5 Creepy Corporate Mascots
Surely kicking themselves—hard—for ever phasing out the original McDonald’s gang, the fast food juggernaut unveiled its newest mascot, Happy the anthropomorphic Happy Meal, last week to a negative reception. Despised by the Internet, McDonald’s big-mouthed monstrosity has been called “creepy" and “scary,” among other colorful names. This is nothing new, though. Companies like Mickey D’s have been churning out frightening mascots for decades—and here are 5 of the scariest!
1) Wenlock and Mandeville (2012 Summer Olympics)
Olympic mascots, generally speaking, have always been iconic, appealing characters embodying not only the host nation’s culture, but also the spirit of the games. Canada called Amik the beaver its own, American patriotism soared high with Sam the bald eagle, and Britain welcomed the duo Wenlock and Mandeville—creepy liquid metal alien things born from the last girder used to build the Olympic Stadium. If it wasn't for their backstory giving people a clue, they’d have no idea Wenlock and Mandeville had any connection with Britain. Was it really that hard to base a mascot off of the country's globally recognized iconography?
2) The King (Burger King)
Aping McDonald’s whole "McDonaldland" angle of the ‘70s, Burger King attempted to one-up its golden-arched rival with their own cast of zany characters, all centered around a medieval theme with the titular monarch as ringleader. For over 20 years they all but disappeared until 2003 when a third party ad firm resurrected the Burger King... albeit as a silent masked stalker known simply as “The King” (or alternatively, and appropriately, the “Creepy King.”). Sneaking up on the unsuspecting masses—food item in hand—with all the stealth of a midnight slasher, the nightmarish monarch was retired in 2011. For obvious reasons.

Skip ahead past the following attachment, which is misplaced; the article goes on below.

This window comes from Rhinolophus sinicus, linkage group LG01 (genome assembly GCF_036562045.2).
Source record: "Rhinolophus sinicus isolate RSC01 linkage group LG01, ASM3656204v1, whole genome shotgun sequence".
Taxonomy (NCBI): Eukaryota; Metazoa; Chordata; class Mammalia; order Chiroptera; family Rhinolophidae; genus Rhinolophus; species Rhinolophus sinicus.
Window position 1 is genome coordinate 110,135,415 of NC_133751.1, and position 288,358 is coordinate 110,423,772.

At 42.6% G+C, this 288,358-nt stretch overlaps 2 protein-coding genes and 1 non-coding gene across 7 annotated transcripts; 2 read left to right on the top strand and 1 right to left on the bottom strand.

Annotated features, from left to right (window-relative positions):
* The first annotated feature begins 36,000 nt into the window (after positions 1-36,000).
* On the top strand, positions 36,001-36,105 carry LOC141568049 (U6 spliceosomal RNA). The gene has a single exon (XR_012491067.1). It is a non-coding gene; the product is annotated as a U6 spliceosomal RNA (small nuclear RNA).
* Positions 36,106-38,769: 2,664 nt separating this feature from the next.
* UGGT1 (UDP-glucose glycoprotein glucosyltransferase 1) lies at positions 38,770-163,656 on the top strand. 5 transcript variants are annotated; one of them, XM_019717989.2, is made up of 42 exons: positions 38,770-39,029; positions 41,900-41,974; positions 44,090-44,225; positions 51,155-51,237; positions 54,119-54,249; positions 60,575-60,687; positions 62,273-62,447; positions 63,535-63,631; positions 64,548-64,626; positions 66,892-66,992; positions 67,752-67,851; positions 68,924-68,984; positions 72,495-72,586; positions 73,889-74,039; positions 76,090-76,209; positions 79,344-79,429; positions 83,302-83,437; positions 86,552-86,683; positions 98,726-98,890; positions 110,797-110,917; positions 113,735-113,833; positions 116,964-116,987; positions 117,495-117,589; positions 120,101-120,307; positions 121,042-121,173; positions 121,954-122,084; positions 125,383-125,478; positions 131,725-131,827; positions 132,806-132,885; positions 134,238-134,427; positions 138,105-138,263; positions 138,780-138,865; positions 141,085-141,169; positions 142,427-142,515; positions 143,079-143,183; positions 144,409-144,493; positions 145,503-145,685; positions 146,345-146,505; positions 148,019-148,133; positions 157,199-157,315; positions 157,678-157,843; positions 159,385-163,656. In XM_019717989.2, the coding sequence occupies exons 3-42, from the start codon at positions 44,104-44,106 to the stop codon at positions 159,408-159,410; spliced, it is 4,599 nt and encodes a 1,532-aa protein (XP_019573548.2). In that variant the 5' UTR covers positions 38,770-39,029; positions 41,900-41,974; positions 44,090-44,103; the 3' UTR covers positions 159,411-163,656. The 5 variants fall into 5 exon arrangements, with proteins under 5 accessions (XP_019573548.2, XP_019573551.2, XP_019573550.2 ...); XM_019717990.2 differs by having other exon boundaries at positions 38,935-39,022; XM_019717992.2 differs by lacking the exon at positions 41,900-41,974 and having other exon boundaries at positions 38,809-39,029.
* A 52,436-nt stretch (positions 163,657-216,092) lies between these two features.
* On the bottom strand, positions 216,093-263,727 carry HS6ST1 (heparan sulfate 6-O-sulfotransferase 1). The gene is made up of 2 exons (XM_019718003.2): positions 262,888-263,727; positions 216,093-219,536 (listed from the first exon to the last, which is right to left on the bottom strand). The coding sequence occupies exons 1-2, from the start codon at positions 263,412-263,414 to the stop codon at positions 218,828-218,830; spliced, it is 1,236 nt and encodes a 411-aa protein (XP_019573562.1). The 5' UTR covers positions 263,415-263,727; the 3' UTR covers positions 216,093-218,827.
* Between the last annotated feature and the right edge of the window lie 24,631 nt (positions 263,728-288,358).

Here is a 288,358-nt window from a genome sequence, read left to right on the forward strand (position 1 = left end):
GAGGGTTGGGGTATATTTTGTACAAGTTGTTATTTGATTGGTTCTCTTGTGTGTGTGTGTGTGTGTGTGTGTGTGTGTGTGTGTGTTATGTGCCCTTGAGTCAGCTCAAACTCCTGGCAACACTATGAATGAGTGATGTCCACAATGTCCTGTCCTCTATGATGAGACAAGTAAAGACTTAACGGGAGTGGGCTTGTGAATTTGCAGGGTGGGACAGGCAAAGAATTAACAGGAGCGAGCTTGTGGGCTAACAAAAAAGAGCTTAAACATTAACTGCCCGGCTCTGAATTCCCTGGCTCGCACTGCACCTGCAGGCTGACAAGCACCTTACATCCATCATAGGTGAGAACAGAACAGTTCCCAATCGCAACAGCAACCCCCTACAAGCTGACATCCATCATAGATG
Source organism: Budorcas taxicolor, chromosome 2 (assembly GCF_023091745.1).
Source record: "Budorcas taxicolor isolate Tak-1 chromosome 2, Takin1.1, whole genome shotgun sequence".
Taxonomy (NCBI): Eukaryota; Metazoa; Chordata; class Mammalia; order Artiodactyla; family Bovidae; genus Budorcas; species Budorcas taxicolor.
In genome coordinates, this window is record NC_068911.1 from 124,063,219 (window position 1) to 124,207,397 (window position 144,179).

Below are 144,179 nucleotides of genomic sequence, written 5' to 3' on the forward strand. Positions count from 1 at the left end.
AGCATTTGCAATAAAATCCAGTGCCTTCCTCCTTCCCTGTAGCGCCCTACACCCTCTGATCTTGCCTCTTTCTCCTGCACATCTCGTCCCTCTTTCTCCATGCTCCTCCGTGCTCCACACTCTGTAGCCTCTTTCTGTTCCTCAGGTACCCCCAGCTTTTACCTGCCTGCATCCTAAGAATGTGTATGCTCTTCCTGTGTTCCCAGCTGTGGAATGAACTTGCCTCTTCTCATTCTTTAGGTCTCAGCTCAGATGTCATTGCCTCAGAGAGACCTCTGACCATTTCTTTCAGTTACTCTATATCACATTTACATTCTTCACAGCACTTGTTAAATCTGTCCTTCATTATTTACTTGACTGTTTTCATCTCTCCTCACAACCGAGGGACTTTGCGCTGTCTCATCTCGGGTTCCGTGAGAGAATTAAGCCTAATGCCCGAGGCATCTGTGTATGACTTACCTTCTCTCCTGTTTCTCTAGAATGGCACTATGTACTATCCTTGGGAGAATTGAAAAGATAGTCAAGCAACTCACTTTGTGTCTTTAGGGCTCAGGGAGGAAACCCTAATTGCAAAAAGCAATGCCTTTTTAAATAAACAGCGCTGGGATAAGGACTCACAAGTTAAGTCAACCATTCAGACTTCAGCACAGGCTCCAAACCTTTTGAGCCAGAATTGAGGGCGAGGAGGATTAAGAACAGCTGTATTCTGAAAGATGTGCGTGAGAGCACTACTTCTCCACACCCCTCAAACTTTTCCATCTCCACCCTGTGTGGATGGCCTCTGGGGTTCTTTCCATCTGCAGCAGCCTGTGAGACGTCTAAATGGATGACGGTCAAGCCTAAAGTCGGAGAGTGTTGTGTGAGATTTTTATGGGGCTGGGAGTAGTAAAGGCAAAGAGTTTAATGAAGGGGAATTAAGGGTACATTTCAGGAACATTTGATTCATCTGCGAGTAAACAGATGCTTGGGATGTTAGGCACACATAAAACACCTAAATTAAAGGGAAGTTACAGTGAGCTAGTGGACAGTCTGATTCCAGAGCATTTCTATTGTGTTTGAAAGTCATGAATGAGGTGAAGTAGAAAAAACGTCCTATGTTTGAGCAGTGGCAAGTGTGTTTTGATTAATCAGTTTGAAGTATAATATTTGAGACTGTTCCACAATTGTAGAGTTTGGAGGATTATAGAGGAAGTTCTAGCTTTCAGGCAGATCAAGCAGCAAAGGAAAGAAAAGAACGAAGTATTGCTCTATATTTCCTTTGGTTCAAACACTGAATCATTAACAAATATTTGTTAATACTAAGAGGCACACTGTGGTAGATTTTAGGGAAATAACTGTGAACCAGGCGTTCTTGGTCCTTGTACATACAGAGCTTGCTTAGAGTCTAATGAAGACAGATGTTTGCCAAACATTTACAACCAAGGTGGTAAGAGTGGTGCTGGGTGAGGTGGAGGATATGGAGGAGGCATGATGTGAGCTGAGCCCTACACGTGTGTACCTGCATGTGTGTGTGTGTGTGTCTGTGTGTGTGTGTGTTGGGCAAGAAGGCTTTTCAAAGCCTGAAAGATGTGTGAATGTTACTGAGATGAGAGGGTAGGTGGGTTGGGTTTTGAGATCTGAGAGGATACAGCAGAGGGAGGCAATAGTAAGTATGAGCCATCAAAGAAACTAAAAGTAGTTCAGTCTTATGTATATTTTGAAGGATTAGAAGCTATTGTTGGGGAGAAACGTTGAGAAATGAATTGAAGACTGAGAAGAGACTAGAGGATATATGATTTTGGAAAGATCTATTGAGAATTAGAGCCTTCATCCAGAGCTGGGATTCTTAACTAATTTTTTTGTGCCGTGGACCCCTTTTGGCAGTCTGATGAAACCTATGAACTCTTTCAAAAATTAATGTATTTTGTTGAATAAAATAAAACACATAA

3) Wilkins (Wilkins Coffee)
Long before unifying his random assortment of puppets under the moniker “Muppets,” a young Jim Henson was hustling, performing for local broadcast television stations and commercials. Contracted by Wilkins Coffee sometime during the late ‘50s, Henson created nearly 180 ads featuring one sadistic puppet that even today puts Child’s Play’s Chucky to shame: Wilkins. Paired with his surly compatriot, Wontkins—averse to the brand being advertised—Wilkins the proto-Kermit employed lethal measures to sway his friend’s opinion, not limited to shooting him pointblank in the face, branding him with a hot iron, and tossing him into what could only be called a torture machine. Eventually other coffee companies wanted a slice of Henson's morbid vision, seeing as how puppet homicide is what drove sales.
4) Crave (Honeycomb Cereal)
Probably running with the expression equating a nagging problem to having a monkey on one’s back, Honeycomb cereal commercials from the mid ‘90s to early 2000s featured a terrifying critter resembling a werewolf that was all head and no body called “Crave”—an embodiment of the insatiable desire for a bowl of the honey-flavored sweet stuff. Whether the kids in the ad were that oblivious or willingly chose not to acknowledge its presence (we don’t blame them), Crave was virtually invisible to human perception until later spots, when normal people hankering for Honeycomb lost all inhibition and actually turned into a Crave themselves. And we’re talking An American Werewolf in London-style transformation for a breakfast cereal that tastes vaguely of cardboard.
5) Mr. Yuk (Children’s Hospital of Pittsburgh)
The mascot may still be around, but this old school PSA from forty years ago starring the green-faced Mr. Yuk traumatized an entire generation growing up in the ‘70s. And we can definitely see why. Aside from imagery of cartoon kids doubled over in anguish after polishing off a jug of Drano Max, Mr. Yuk ends his macabre little song with a Satanic laugh. So, what’s the situation here, is he good or evil? Mixed signals...
Which mascot do you think is the creepiest?